My title might be a dead giveaway. But I'll ask regardless.
What do AT&T
Investors in any should quickly know the answer.
They know these are large-cap companies with strongly growing sales. Yet, they're also well aware that these companies' stocks have been lackluster performers over the past five years.
Here are the specifics:
5-Year Annual Growth Rate of Sales
5-Year Annual Stock Return
Source: Capital IQ, a division of Standard & Poor's.
It's remarkable when you think about it. With the phenomenal success of the iPhone (AT&T), an acquisition of Wachovia (Wells Fargo), and an acquisition of Schering-Plough (Merck), you'd think these companies' stocks would have proven to be more successful.
Yet their returns to shareholders over the past five years have been pretty modest!
It's a pretty common problem
In fact, these aren't the only large-cap companies that fit this bill over the past half-decade.
Technology large caps eBay
This might make you question whether you should own large caps altogether. But I don't think that's necessarily the right answer.
First off, the problem is not one that affects large caps alone. Many small caps -- notably Wendy's/Arby's Group and JetBlue also fall into the same category.
But you'd think large caps would have been better performers over the past five years. After all, during periods of economic difficulty, investors are often willing to pay a premium for them because they're global forces that even faster-growing small-cap companies can't easily compete with -- meaning that owning them also provides stability and geographical diversification during periods of economic difficulty.
Plus, many large caps pay dividends that you can use either to lower your cost basis (if you reinvest them) or to invest in other companies.
But there's another strategy you might not be familiar with could help you eke out additional returns from stagnant large cap positions like those I shared above.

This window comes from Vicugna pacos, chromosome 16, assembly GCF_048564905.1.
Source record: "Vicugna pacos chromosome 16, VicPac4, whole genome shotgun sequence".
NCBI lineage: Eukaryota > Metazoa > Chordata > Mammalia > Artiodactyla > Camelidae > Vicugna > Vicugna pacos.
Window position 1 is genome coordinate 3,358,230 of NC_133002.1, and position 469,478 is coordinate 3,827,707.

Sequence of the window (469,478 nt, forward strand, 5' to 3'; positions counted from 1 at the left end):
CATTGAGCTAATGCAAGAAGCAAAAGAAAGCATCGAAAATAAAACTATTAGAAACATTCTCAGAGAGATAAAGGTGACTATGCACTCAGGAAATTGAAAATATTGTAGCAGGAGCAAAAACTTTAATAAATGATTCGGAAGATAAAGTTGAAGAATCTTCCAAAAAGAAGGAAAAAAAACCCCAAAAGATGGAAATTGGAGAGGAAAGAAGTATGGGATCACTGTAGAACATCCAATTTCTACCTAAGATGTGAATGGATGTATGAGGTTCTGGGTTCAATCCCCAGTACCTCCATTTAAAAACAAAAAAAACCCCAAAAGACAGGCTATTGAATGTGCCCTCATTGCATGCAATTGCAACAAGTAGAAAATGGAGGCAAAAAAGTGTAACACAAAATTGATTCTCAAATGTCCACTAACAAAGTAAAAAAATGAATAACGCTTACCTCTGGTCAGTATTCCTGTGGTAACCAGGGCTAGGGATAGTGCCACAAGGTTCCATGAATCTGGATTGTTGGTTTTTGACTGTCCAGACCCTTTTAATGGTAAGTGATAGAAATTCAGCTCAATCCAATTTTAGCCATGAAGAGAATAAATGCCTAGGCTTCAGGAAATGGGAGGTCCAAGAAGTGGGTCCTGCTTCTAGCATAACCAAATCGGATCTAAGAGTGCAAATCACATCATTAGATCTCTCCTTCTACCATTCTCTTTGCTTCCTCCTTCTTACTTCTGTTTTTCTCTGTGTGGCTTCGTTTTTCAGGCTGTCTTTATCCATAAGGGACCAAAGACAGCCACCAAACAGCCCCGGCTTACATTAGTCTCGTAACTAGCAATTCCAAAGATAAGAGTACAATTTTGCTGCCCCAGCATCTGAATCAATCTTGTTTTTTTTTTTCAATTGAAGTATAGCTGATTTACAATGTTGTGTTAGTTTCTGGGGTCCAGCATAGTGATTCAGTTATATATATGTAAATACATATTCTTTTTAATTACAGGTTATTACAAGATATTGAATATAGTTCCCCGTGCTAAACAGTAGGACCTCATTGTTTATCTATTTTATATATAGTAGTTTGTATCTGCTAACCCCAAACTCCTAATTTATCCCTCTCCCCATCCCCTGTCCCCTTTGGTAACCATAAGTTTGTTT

How to juice your large-cap returns
Investors can easily gain some additional income from large caps by trading options.
The most conservative way is to sell covered calls on large-cap positions you own that might decline or stagnate in the near future.
Say a large-cap stock you own is trading around $55, and you'd be happy to sell it at $60. You could sell calls against this position, collecting cash each time you write them.
As long as the stock doesn't reach or cross the $60 mark, you'll pocket these premiums and can repeat the process, adding to your final gains on this large cap.
The second way is to write puts on large caps that you would like to buy or buy more of at a lower price.
Say a stock you're interested in is trading around $40 per share, and you'd love to buy it at $30 per share. You could write $30 put options, from which you'd collect a premium.
If the stock falls below $30 before the expiration date, you will buy the share at your desired price. But if the stock stays above $30 per share, you keep this premium and can repeat the process as long as you'd like.
One of just many simple options trades
Of course, these are just two of the most basic options trades you can make to profit from large-cap positions that you already own or that you'd like to own.
If you'd like to learn more about these strategies -- or you'd like to know the details of more advanced options strategies you can employ on large cap stocks, I invite you to check out the strategies of our Motley Fool options experts Jeff Fischer and Jim Gillies.
For a limited time, they're sharing their options trading guide and a video series completely free. Some investors have paid nearly $1,000 to get access to their options strategies, but it can be yours free today. And it's meant for beginners and experts alike. Simply drop your email address in the box below for more information.
Adam J. Wiederman owns no shares of the companies mentioned above. The Motley Fool owns shares of Wells Fargo. The Fool has created a bull call spread position on Cisco Systems. Motley Fool newsletter services have recommended buying shares of AT&T, eBay, and Cisco Systems. We Fools may not all hold the same opinions, but we all believe that considering a diverse range of insights makes us better investors. The Motley Fool has a disclosure policy.